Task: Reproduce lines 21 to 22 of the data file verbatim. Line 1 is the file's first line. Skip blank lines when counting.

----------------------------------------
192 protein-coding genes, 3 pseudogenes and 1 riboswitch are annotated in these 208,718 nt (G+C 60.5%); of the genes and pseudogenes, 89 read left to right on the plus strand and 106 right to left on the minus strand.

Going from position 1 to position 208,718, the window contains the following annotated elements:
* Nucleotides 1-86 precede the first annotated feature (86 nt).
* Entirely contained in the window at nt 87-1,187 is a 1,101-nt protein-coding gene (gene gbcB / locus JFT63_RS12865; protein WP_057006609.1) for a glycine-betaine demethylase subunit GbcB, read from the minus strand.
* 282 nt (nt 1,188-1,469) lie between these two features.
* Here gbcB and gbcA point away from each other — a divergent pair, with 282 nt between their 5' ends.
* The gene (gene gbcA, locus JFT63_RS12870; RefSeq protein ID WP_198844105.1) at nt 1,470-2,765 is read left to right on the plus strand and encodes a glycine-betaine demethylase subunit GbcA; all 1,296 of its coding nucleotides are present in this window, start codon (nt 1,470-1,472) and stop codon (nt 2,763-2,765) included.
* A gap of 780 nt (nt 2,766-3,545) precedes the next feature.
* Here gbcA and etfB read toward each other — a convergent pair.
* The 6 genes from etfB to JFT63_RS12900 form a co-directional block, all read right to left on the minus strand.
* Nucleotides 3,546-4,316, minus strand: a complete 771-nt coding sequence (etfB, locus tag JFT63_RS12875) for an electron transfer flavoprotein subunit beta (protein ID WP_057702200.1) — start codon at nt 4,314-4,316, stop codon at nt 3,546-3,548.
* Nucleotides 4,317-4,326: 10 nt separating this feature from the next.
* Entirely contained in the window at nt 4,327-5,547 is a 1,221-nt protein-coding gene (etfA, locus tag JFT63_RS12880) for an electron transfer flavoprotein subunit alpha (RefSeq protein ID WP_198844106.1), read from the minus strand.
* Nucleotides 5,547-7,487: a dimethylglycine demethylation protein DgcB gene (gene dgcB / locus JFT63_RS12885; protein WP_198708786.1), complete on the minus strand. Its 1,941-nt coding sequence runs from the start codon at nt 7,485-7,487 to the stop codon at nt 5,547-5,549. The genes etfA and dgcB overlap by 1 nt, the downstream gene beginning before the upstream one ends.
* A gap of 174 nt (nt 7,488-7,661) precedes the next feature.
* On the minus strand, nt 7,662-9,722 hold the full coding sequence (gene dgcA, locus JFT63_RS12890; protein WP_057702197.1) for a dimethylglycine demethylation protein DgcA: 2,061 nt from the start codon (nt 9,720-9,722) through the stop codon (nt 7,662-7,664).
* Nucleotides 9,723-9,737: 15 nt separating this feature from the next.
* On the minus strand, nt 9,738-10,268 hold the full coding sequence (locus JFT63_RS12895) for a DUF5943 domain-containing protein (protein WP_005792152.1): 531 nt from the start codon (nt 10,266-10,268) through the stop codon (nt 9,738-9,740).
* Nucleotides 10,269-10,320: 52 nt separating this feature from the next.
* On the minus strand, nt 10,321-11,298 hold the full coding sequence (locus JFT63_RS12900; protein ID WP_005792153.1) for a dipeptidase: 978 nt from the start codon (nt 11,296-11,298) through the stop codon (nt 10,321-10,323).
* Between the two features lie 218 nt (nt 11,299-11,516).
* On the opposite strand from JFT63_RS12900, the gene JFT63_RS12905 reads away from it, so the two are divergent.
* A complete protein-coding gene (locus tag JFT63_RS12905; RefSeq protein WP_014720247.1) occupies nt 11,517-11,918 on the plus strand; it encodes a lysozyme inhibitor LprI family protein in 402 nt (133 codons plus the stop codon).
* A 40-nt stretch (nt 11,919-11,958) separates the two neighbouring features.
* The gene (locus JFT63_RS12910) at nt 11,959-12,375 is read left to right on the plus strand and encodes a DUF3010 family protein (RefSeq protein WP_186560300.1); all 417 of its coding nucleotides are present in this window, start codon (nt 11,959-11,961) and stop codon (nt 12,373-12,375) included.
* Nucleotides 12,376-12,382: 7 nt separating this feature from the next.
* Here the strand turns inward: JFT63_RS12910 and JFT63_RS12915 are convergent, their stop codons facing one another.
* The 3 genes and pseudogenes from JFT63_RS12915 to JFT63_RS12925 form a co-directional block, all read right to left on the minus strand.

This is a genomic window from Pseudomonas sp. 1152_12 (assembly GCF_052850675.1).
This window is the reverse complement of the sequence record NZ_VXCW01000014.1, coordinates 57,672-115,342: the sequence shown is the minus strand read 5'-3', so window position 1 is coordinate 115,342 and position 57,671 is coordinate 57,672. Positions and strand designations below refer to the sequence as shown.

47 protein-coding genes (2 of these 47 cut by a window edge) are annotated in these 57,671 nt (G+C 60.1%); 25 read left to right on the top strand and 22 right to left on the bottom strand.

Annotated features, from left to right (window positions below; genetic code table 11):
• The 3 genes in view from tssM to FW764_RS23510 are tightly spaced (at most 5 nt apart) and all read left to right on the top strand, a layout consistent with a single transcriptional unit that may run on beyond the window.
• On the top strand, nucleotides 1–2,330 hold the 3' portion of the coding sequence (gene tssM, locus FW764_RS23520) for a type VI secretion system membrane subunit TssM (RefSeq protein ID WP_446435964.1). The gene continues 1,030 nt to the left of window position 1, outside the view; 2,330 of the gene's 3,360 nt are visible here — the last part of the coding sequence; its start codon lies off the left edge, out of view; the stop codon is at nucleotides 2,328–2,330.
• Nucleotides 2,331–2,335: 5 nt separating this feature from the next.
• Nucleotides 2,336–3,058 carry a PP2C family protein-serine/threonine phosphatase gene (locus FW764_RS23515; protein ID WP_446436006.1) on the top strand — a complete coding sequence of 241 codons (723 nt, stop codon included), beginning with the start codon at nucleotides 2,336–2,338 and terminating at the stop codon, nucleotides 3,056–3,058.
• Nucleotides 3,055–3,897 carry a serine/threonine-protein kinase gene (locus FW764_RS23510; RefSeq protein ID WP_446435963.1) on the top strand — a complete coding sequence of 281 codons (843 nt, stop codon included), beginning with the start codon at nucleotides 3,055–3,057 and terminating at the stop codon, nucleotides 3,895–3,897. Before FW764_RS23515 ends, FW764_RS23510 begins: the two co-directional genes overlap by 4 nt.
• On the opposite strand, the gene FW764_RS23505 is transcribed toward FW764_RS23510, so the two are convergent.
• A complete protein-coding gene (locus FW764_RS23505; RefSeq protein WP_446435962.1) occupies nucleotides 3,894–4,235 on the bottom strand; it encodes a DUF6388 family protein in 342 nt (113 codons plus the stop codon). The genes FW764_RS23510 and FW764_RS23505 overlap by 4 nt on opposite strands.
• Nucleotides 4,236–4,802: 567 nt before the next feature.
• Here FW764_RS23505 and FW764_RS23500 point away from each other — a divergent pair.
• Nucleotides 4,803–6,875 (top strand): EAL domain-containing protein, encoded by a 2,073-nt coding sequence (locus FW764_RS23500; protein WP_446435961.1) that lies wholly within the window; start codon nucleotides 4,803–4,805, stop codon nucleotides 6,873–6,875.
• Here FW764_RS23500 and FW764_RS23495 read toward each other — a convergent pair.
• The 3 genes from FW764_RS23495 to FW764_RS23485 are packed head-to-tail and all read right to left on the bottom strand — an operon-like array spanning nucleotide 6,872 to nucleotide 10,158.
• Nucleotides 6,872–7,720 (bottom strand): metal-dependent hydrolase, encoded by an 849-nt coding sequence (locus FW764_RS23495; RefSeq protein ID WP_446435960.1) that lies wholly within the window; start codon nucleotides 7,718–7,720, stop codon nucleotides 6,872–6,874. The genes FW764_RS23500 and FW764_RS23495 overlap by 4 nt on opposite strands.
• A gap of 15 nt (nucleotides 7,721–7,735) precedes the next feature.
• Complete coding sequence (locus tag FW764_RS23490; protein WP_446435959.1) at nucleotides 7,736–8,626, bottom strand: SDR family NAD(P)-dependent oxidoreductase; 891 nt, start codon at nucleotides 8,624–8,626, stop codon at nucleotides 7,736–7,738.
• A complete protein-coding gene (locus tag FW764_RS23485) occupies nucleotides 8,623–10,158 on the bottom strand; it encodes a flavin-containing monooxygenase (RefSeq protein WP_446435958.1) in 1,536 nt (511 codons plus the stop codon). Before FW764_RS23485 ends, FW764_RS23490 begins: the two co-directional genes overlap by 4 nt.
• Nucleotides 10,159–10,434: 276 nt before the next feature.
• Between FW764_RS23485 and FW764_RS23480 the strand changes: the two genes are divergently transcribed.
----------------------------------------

* Between the two features lie 218 nt (nt 11,299-11,516).
* On the opposite strand from JFT63_RS12900, the gene JFT63_RS12905 reads away from it, so the two are divergent.